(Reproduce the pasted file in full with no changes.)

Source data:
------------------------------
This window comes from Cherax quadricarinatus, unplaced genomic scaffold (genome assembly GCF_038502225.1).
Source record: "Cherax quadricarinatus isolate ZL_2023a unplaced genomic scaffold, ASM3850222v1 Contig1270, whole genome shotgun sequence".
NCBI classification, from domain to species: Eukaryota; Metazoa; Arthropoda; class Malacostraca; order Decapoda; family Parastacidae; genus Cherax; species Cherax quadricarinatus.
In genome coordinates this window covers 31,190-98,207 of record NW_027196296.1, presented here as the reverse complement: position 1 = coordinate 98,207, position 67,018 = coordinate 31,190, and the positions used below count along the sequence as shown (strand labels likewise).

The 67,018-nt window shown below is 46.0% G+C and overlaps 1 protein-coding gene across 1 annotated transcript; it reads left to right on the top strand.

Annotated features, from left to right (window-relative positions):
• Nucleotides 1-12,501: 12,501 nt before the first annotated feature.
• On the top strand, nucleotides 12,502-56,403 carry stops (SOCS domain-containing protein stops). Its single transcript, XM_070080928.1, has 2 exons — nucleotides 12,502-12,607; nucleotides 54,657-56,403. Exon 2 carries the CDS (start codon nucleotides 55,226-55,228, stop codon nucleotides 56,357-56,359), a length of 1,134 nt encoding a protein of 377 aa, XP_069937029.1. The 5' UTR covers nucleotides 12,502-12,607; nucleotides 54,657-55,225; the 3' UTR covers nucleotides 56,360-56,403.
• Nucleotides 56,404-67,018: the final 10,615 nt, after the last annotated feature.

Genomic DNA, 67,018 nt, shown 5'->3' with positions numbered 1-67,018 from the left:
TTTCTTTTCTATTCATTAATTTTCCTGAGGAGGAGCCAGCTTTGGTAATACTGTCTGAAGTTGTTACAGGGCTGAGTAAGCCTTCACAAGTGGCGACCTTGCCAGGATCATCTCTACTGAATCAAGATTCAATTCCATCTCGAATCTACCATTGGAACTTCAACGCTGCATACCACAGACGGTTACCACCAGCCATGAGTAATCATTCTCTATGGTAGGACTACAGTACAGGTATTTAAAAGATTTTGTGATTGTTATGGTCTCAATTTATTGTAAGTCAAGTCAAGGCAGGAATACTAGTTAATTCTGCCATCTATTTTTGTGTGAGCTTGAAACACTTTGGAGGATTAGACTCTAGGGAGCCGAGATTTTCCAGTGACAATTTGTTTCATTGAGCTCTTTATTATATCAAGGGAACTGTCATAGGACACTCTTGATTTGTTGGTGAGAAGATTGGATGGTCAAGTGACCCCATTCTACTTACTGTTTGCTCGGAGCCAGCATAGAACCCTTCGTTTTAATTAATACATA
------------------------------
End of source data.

This window comes from Cherax quadricarinatus, unplaced genomic scaffold (genome assembly GCF_038502225.1).
Source record: "Cherax quadricarinatus isolate ZL_2023a unplaced genomic scaffold, ASM3850222v1 Contig1270, whole genome shotgun sequence".
NCBI classification, from domain to species: Eukaryota; Metazoa; Arthropoda; class Malacostraca; order Decapoda; family Parastacidae; genus Cherax; species Cherax quadricarinatus.
In genome coordinates this window covers 31,190-98,207 of record NW_027196296.1, presented here as the reverse complement: position 1 = coordinate 98,207, position 67,018 = coordinate 31,190, and the positions used below count along the sequence as shown (strand labels likewise).

The 67,018-nt window shown below is 46.0% G+C and overlaps 1 protein-coding gene across 1 annotated transcript; it reads left to right on the top strand.

Annotated features, from left to right (window-relative positions):
• Nucleotides 1-12,501: 12,501 nt before the first annotated feature.
• On the top strand, nucleotides 12,502-56,403 carry stops (SOCS domain-containing protein stops). Its single transcript, XM_070080928.1, has 2 exons — nucleotides 12,502-12,607; nucleotides 54,657-56,403. Exon 2 carries the CDS (start codon nucleotides 55,226-55,228, stop codon nucleotides 56,357-56,359), a length of 1,134 nt encoding a protein of 377 aa, XP_069937029.1. The 5' UTR covers nucleotides 12,502-12,607; nucleotides 54,657-55,225; the 3' UTR covers nucleotides 56,360-56,403.
• Nucleotides 56,404-67,018: the final 10,615 nt, after the last annotated feature.

Genomic DNA, 67,018 nt, shown 5'->3' with positions numbered 1-67,018 from the left:
TTTCTTTTCTATTCATTAATTTTCCTGAGGAGGAGCCAGCTTTGGTAATACTGTCTGAAGTTGTTACAGGGCTGAGTAAGCCTTCACAAGTGGCGACCTTGCCAGGATCATCTCTACTGAATCAAGATTCAATTCCATCTCGAATCTACCATTGGAACTTCAACGCTGCATACCACAGACGGTTACCACCAGCCATGAGTAATCATTCTCTATGGTAGGACTACAGTACAGGTATTTAAAAGATTTTGTGATTGTTATGGTCTCAATTTATTGTAAGTCAAGTCAAGGCAGGAATACTAGTTAATTCTGCCATCTATTTTTGTGTGAGCTTGAAACACTTTGGAGGATTAGACTCTAGGGAGCCGAGATTTTCCAGTGACAATTTGTTTCATTGAGCTCTTTATTATATCAAGGGAACTGTCATAGGACACTCTTGATTTGTTGGTGAGAAGATTGGATGGTCAAGTGACCCCATTCTACTTACTGTTTGCTCGGAGCCAGCATAGAACCCTTCGTTTTAATTAATACATA